(iI) Liquidity of Property
by Jackson Franks
As we temporarily enter a new way of living, I spent Wednesday night giving my grandparents a step by step guide on creating a Skype account. After a good 45 minutes (which felt like weeks) and a lot of patience we managed to complete the process. They couldn’t quite believe that they could see me and me them as we sat down to eat dinner together via Skype. With my Grandpa’s interest in the financial markets, especially the real estate sector, we had a lot to talk about considering six UK open-ended property funds were suspended last week with the expectation that others will follow this week.
- The rapid spread of COVID-19 has led to the continued lockdown of parts of Europe and the US, although a steady slowdown in cases is being seen in Italy
- Global equity markets declined 12.2% over the past week
- Brent crude fell 20.3% ending the week at $27.0 a barrel
- Gold fell 2.0% ending the week at $1498.7 an ounce
After a period of remission verging on complacency, markets were dramatically infected by coronavirus in the final week of February, with the sharpest weekly fall in equities since the financial crisis. The trigger was the realisation that the spread of the virus beyond China, and in particular into Europe, was not only inevitable but immediate, with Italy’s economic
heartland suffering an extremely serious outbreak which is still in its early stages. Taking a line from the damage caused to China’s economy, investors began to discount a very sharp contraction in economic activity in Europe, and globally, as the virus continues its inevitable spread, now in 86 countries and rising. The impact on economies is immediate, with factories closed, supply chains interrupted, travel and leisure activities curtailed, services withdrawn and large parts of the worst affected countries, China, Italy, South Korea and Iran (and the expectation of many more to follow), in effective lockdown.
The Bear Necessities
by Robert White, CFA
“There are decades where nothing happens; and there are weeks where decades happen”. After the longest bull market on record finally came to an end last week, Lenin’s famous quote concisely sums up the current mood among investors. The S&P 500 officially moved into bear market territory on Thursday after it breached the 20% level in a record 16 sessions of trading. Such price action reflects the tragic reality that the coronavirus has now caused the death of thousands globally, and the focus quite rightly is on limiting its human cost. Amidst the barrage of negative news, it is important for long term investors to act rationally and take account of the situation as it develops.
- The rapid spread of COVID-19 caused significant portions of Europe to lockdown
- Global markets declined 12.4% over the past week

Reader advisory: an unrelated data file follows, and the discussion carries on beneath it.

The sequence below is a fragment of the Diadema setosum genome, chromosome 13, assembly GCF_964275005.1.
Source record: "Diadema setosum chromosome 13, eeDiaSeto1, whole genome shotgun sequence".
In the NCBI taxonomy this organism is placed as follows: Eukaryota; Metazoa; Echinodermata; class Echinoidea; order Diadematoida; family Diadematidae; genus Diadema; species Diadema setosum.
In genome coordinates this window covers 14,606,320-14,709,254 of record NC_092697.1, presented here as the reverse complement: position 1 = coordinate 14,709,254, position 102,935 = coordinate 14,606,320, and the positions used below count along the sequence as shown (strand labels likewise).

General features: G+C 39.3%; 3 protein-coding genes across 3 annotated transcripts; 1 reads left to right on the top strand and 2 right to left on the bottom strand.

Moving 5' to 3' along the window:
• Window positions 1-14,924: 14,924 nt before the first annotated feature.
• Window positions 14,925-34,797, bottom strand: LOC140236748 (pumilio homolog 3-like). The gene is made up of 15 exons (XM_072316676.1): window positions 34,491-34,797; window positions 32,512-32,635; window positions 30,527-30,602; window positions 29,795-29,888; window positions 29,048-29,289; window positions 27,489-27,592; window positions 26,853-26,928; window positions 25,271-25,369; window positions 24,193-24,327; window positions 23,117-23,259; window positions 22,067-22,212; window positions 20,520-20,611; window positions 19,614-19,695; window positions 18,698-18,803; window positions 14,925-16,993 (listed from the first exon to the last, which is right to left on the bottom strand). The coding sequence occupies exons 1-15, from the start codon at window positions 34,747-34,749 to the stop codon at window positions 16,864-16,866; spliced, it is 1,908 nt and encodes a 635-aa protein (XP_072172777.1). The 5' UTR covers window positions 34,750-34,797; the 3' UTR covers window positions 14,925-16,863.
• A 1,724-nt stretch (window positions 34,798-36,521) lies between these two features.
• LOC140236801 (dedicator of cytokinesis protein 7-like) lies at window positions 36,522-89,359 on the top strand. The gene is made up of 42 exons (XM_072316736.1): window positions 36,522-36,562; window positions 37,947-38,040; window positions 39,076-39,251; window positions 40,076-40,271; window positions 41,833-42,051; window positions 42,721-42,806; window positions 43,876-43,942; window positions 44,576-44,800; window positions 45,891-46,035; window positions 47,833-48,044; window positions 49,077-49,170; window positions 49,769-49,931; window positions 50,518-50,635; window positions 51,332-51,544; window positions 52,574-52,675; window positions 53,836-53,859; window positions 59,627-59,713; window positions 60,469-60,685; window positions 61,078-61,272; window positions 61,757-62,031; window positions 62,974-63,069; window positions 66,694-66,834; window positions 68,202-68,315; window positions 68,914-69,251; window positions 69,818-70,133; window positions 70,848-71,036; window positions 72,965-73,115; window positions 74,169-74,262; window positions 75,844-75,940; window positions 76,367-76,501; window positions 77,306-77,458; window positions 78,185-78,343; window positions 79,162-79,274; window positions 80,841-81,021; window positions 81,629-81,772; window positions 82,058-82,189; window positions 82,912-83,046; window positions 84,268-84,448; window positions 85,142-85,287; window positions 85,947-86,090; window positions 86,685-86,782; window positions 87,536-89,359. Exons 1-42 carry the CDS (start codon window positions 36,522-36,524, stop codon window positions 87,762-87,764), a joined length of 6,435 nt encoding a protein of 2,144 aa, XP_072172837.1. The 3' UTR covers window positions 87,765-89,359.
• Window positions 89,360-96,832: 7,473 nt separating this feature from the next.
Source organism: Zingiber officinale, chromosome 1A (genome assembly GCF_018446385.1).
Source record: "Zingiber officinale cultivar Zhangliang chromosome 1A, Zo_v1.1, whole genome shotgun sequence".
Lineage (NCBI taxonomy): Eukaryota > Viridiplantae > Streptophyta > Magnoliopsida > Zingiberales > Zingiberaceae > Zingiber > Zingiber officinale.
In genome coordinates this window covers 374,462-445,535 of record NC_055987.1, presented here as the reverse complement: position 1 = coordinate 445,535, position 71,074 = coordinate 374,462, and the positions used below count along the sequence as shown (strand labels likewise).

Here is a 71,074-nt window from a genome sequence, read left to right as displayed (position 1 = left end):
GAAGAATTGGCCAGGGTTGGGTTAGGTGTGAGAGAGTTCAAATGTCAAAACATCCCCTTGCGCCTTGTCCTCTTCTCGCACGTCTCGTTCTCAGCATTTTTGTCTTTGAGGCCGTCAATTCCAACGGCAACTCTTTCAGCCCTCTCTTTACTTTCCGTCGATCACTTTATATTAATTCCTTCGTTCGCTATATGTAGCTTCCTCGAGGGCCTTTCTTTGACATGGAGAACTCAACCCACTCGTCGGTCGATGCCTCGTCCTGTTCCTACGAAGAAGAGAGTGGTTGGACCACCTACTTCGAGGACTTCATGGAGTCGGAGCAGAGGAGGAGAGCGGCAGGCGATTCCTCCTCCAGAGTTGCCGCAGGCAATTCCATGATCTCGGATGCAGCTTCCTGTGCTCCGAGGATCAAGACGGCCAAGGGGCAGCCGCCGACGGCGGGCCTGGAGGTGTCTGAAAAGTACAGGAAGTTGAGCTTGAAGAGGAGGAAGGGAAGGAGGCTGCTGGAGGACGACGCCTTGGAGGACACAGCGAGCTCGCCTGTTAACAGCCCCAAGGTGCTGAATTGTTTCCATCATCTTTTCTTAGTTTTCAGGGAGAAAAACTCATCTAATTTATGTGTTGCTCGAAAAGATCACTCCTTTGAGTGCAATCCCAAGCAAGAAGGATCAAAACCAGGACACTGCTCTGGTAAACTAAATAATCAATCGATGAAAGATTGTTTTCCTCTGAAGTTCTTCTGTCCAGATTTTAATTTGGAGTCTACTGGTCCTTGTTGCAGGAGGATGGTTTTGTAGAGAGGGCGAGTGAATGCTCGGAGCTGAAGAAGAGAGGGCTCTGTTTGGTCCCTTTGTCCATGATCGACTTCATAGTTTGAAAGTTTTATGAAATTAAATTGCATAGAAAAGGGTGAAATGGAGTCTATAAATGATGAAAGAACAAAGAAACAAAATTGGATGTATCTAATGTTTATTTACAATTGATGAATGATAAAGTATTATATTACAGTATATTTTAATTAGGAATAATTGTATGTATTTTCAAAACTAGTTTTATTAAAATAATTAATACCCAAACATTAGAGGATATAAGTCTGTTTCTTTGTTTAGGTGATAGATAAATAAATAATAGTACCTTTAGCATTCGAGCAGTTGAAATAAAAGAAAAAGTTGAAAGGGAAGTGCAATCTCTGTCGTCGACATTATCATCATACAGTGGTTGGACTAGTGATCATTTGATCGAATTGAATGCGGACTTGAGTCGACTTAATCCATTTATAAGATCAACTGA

- Brent crude fell 25.2% ending the week at $33.9 a barrel
- Gold fell 8.6% ending the week at $1529.8 an ounce
by Alex Harvey, CFA
When the seeds of the Arab Spring were sown in 2010 in a market in Tunisia, few would have foreseen the chain of events that followed. The resulting wave of civil protest and unrest that rippled across north Africa led to the collapse of regimes and leaders that had been in place for many decades, most notably Muammar Gaddafi. Roll forward nearly a decade and 9,123 kilometres and another otherwise unremarkable marketplace finds itself at ground zero for the current bout of volatility in markets. In reality there is little to link these events, but the pattern of snowballing and onward contagion is perhaps not so different as camels’ backs get broken.
- Global equity markets volatile in response to the coronavirus
- Bond yields tumble as investors go risk-off
- Brent crude tumbles around 30%, currently at $36 a barrel
- Gold rose 5.6% ending the week at $1665.9 an ounce
Breathe, think, act
by Lorenzo La Posta
When markets panic, the only investment mantra I believe in is “breathe, think, act”. Sell-offs can provide fantastic buying opportunities, but elevated risks often accompany them. After last week’s sharp drop in global equities, is this now a good entry point or is this a falling knife we do not want to catch? Are markets overly worried about coronavirus or are more negative prospects not yet priced in? We believe that, at these levels, risk assets offer attractive long-term expected returns, but more volatility is likely to come.
- Rising COVID-19 fears caused the fastest market correction in history
- Global markets declined 10.8% over the past week
- Brent crude fell 13.6% ending the week at $50.5 a barrel
- Gold fell 3.5% ending the week at $1585.7 an ounce